Growth is good. Growth is exciting. Growth is…a lot of work. The new caseloads that are pouring in need to be managed somehow. You need processes and procedures in place to intake clients, bring in new staff, stay on top of administrative procedures, and track deadlines.
It may seem like a lot of work, but a solid set of process guidelines does more than facilitate growth; they boost your firm’s efficiency, reduce redundancies, provide shared expectations for both employees and clients, and even mitigate potential business risks.
Where to start
Make a list of everything that is done around your firm. Even if it seems inconsequential, even if it’s only done occasionally, add it to the list. Get input from your partners and employees – they may spot tasks that would otherwise be overlooked.
One technique for capturing the whole picture of your firm’s activities is process mapping. Any process can be mapped, but a good place to start is with the client experience. Consider the entire journey and all the possible points of contact from when a client is brought in or an employee is onboarded.
What does that look like?
For example, during the intake of a new client, a customer journey might include the following:
- Client reception – phone, in person, or email
- Meeting and consultation setting and preparation
- New client intake and information gathering
- Client file setup
- Billing procedures
- Court filing procedures
- Document handling: scanning, digitizing, filing, and lawyer notification
- Ongoing client communication
- Case closing procedures
Once you’ve documented all of these procedures, you need to make sure that they’re indefinitely repeatable. Identify pain points in the process to streamline and smooth out problems.
Tip: As you’re reviewing processes, keep an eye out for those that can be automated. Automation gives you the opportunity to both streamline and ensure consistency – a win-win!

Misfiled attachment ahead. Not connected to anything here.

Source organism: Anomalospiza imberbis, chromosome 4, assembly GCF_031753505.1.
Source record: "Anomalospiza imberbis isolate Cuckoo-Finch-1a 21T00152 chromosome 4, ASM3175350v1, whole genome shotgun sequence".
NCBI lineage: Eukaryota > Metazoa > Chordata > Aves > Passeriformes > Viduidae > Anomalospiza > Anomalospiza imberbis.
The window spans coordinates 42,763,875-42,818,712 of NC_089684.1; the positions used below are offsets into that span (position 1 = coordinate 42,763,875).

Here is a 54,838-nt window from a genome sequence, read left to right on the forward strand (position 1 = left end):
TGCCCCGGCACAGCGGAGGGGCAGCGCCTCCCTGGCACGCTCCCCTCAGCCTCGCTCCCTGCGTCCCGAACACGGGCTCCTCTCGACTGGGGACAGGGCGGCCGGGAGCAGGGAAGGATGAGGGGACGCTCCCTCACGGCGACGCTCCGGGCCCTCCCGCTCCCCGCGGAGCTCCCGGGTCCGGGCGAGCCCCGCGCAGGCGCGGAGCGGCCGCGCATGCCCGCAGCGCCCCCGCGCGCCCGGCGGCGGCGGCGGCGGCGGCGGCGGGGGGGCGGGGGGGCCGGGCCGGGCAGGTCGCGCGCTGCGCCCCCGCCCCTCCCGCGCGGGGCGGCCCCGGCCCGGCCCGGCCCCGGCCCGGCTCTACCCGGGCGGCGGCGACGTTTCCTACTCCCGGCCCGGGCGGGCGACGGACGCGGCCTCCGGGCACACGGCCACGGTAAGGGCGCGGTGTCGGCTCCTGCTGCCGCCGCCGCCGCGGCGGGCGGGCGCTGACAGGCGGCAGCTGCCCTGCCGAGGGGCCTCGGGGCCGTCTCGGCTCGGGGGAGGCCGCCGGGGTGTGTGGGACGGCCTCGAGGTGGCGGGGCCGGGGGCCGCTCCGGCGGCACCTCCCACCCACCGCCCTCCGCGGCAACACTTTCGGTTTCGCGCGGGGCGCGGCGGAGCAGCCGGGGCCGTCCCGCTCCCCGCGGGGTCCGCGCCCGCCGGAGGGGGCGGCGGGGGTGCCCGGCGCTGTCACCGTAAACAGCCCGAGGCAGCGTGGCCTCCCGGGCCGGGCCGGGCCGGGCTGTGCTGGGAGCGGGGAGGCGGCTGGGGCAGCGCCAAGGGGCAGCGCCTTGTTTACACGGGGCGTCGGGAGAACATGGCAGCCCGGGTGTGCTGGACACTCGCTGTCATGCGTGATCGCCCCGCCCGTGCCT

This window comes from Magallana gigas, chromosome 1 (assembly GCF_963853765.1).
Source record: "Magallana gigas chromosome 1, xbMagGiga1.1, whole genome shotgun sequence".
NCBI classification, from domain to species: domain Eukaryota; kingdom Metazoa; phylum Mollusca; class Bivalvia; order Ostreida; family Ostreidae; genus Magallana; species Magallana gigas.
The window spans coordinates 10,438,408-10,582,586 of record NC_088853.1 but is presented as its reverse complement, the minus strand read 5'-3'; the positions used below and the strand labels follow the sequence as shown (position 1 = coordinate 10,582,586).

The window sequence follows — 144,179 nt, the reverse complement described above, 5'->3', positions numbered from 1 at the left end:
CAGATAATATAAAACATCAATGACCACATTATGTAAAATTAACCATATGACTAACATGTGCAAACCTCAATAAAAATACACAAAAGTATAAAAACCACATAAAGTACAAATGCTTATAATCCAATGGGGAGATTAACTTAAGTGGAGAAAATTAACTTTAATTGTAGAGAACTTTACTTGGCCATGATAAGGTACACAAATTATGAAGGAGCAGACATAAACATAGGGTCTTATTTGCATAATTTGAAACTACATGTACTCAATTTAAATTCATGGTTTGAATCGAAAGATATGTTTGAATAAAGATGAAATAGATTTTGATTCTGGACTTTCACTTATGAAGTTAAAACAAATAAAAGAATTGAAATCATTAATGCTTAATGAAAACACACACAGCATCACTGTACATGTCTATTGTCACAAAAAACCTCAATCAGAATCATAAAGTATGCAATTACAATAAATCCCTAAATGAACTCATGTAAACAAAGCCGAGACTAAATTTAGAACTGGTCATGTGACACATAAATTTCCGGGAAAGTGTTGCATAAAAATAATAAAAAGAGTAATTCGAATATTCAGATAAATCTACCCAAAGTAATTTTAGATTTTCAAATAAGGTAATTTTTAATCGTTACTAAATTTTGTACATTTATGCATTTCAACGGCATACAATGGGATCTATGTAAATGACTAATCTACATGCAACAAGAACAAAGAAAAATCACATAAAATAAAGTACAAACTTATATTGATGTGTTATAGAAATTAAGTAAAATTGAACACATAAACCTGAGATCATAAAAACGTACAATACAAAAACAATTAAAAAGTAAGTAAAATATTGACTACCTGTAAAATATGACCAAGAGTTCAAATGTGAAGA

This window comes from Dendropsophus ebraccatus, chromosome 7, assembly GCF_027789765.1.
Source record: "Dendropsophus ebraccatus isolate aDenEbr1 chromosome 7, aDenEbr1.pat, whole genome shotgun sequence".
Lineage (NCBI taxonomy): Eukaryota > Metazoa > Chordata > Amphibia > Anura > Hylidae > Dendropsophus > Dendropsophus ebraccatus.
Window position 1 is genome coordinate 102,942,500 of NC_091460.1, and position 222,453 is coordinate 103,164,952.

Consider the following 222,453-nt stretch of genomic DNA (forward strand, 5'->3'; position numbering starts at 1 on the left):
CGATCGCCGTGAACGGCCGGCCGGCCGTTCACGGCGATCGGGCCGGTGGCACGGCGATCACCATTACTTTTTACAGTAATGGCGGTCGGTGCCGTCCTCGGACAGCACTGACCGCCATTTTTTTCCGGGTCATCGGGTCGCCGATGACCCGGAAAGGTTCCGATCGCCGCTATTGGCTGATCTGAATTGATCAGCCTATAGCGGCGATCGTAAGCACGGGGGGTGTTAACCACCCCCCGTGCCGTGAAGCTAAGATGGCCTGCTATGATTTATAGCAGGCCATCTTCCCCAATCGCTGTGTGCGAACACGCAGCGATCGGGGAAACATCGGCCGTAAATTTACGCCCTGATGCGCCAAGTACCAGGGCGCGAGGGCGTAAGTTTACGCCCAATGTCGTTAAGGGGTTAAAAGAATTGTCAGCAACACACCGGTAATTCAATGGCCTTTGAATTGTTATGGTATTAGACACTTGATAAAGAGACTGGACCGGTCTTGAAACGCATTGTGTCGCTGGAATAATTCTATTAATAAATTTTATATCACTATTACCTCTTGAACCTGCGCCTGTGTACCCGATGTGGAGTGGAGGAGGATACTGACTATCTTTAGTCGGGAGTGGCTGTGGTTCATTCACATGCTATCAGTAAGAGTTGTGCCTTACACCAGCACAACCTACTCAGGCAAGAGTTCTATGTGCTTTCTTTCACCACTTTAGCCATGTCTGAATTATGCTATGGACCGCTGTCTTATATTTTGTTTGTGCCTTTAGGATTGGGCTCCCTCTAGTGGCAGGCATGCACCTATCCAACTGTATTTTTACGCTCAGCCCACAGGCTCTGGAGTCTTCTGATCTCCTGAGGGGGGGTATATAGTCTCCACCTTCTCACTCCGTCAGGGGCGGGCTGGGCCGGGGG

Other areas to review for documentation
Institutional knowledge is valuable, but it often gets lost in the shuffle of staff. Avoid this pitfall by making sure that staff and business policies are thoroughly documented. This may include, but isn’t limited to:
- Confidentiality policy
- Technology policy
- Social media policy
- Responding to client requests policy
These types of policies provide guidance for your business culture. All staff should have easy access to them from the time they’re onboarded.
This may sound general, but when you look at workflow processes, you need to look at *any* activity at your firm that repeats. This, as you can imagine, is quite a lot. Categories to consider include:
- Office management
- Billing and accounting
- Client intake and case closure
- Matter management
Human Resources practices
Whether you have a dedicated Human Resources team or not, you need staffing documented.
How are employees hired? Trained? Reviewed? How are employee problems managed? Creating documentation around these kinds of questions builds a shared set of expectations between employers and employees.
But even the more mundane stuff should be documented. Here are some examples:
- Job ads and posting practices
- Interview processes and hiring policing
- Orientation and onboarding processes
- Expectations for managers
- Performance review guidelines
- Escalation of issues
- Organizational hierarchy
Excellence is a moving target. What works perfectly for your firm one year might be disastrous the next. You never know, so set timelines for regular process review. Once a year is sufficient, but you should also be updating process documentation as you go, too.
As you’re reviewing your processes, make sure you’ve identified the goals behind each process. Questions you should ask yourself might include:
- What is your goal?
- How can you get there?
- Is a certain step necessary?
- How can you maintain your focus on your goals?
Once you’ve reviewed and determined what updates need to be bad, make the changes in a timely manner – and thoroughly! Update and replace all digital and print copies of documentation and brief staff of changes.
And at the risk of too much quality control testing, you should allow for a transition period as new processes are integrated. Observe how staff and clients respond and adjust accordingly if needed. Sometimes it takes a few iterations of a process before you find the right fit.
This kind of project doesn’t come together overnight, but if you draw it out indefinitely, you’re not going to see any gains. Set firm timelines for the project. Breaking the projects down into manageable pieces can help immensely with making progress.
This kind of project is best tackled as a team, so enlist your partners to take on this work. Assign each team member sections of documentation to create and evaluate and corresponding deadlines.
Process documentation requires a time commitment, but the result is a firm where everyone is on the same page, training is made easier and there are consistencies in work output.
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